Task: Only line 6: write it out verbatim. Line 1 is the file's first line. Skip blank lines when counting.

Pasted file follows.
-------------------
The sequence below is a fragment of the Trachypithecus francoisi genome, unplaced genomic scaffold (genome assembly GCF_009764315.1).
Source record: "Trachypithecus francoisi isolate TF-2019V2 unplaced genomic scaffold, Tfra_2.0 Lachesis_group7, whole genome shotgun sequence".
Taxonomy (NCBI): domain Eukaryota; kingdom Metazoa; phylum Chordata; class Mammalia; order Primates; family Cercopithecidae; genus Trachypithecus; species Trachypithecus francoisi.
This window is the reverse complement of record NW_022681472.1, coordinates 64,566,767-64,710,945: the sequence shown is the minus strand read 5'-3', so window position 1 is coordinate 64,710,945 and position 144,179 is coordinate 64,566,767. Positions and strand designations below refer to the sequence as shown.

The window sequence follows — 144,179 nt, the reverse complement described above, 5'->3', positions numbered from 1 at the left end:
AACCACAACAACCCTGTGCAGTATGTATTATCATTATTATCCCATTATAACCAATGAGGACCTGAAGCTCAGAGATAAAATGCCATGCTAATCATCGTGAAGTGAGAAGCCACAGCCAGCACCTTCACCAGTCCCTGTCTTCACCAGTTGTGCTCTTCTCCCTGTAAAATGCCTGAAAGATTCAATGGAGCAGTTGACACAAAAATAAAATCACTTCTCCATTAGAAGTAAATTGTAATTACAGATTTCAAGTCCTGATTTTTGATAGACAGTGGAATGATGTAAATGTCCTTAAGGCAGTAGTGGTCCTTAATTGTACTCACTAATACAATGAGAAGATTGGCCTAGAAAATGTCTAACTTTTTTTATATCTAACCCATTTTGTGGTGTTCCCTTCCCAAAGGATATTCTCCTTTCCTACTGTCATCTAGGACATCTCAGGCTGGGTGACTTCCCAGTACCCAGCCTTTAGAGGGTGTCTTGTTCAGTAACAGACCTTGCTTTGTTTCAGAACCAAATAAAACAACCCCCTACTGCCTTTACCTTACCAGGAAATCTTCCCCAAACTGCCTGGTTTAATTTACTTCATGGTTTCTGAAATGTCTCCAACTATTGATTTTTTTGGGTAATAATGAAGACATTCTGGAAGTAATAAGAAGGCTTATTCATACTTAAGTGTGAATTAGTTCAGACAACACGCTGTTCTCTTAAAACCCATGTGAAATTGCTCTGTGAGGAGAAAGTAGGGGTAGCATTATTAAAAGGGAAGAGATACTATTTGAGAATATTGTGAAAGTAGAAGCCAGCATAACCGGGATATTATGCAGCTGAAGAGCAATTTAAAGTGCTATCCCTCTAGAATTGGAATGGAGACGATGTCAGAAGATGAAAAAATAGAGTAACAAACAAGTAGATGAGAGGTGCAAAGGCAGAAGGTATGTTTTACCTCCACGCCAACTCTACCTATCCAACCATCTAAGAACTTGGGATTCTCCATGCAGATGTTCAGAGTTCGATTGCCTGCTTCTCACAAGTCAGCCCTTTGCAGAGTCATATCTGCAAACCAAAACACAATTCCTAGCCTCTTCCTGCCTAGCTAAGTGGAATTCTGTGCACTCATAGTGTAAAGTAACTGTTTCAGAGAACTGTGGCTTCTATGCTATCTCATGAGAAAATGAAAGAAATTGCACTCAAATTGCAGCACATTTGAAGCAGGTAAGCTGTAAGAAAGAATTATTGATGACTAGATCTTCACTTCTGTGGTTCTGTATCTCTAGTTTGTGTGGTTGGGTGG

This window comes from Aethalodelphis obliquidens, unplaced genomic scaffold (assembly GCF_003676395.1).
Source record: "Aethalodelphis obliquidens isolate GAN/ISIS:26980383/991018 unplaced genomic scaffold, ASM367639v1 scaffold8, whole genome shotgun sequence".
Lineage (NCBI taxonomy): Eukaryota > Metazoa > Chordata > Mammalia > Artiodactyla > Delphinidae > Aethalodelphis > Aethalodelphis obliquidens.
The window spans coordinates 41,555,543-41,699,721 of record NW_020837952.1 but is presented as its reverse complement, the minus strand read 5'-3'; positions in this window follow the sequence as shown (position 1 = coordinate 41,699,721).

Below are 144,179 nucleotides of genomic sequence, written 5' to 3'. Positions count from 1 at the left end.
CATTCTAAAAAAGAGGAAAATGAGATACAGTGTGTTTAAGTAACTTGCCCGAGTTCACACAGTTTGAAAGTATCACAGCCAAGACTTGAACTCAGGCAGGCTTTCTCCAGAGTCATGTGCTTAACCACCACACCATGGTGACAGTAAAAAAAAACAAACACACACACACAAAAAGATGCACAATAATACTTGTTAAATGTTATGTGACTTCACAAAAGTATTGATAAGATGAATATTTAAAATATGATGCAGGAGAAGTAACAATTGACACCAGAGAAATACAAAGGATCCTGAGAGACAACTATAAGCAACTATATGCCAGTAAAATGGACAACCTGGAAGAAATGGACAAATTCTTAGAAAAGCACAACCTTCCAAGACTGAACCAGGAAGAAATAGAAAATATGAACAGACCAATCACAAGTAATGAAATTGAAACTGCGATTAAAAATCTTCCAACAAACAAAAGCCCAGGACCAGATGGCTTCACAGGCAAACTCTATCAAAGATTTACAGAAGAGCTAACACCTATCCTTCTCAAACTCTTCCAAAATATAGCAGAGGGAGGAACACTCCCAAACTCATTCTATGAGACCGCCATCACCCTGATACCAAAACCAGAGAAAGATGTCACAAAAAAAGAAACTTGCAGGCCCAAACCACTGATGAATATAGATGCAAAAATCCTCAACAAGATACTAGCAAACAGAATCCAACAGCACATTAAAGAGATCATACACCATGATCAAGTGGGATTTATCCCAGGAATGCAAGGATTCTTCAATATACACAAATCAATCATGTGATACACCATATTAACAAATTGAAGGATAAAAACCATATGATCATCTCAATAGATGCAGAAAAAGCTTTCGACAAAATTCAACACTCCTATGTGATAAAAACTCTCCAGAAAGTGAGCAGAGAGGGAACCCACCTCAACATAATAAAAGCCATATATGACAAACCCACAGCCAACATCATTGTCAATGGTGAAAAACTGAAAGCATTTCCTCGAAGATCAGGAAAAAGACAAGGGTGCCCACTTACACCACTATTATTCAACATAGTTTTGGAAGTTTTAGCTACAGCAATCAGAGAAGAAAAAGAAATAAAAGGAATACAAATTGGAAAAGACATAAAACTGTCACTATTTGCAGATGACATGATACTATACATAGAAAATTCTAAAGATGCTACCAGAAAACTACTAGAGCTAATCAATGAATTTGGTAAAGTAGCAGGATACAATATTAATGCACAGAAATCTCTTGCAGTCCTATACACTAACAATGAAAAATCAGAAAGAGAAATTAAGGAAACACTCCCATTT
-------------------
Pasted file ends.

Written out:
AACCACAACAACCCTGTGCAGTATGTATTATCATTATTATCCCATTATAACCAATGAGGACCTGAAGCTCAGAGATAAAATGCCATGCTAATCATCGTGAAGTGAGAAGCCACAGCCAGCACCTTCACCAGTCCCTGTCTTCACCAGTTGTGCTCTTCTCCCTGTAAAATGCCTGAAAGATTCAATGGAGCAGTTGACACAAAAATAAAATCACTTCTCCATTAGAAGTAAATTGTAATTACAGATTTCAAGTCCTGATTTTTGATAGACAGTGGAATGATGTAAATGTCCTTAAGGCAGTAGTGGTCCTTAATTGTACTCACTAATACAATGAGAAGATTGGCCTAGAAAATGTCTAACTTTTTTTATATCTAACCCATTTTGTGGTGTTCCCTTCCCAAAGGATATTCTCCTTTCCTACTGTCATCTAGGACATCTCAGGCTGGGTGACTTCCCAGTACCCAGCCTTTAGAGGGTGTCTTGTTCAGTAACAGACCTTGCTTTGTTTCAGAACCAAATAAAACAACCCCCTACTGCCTTTACCTTACCAGGAAATCTTCCCCAAACTGCCTGGTTTAATTTACTTCATGGTTTCTGAAATGTCTCCAACTATTGATTTTTTTGGGTAATAATGAAGACATTCTGGAAGTAATAAGAAGGCTTATTCATACTTAAGTGTGAATTAGTTCAGACAACACGCTGTTCTCTTAAAACCCATGTGAAATTGCTCTGTGAGGAGAAAGTAGGGGTAGCATTATTAAAAGGGAAGAGATACTATTTGAGAATATTGTGAAAGTAGAAGCCAGCATAACCGGGATATTATGCAGCTGAAGAGCAATTTAAAGTGCTATCCCTCTAGAATTGGAATGGAGACGATGTCAGAAGATGAAAAAATAGAGTAACAAACAAGTAGATGAGAGGTGCAAAGGCAGAAGGTATGTTTTACCTCCACGCCAACTCTACCTATCCAACCATCTAAGAACTTGGGATTCTCCATGCAGATGTTCAGAGTTCGATTGCCTGCTTCTCACAAGTCAGCCCTTTGCAGAGTCATATCTGCAAACCAAAACACAATTCCTAGCCTCTTCCTGCCTAGCTAAGTGGAATTCTGTGCACTCATAGTGTAAAGTAACTGTTTCAGAGAACTGTGGCTTCTATGCTATCTCATGAGAAAATGAAAGAAATTGCACTCAAATTGCAGCACATTTGAAGCAGGTAAGCTGTAAGAAAGAATTATTGATGACTAGATCTTCACTTCTGTGGTTCTGTATCTCTAGTTTGTGTGGTTGGGTGG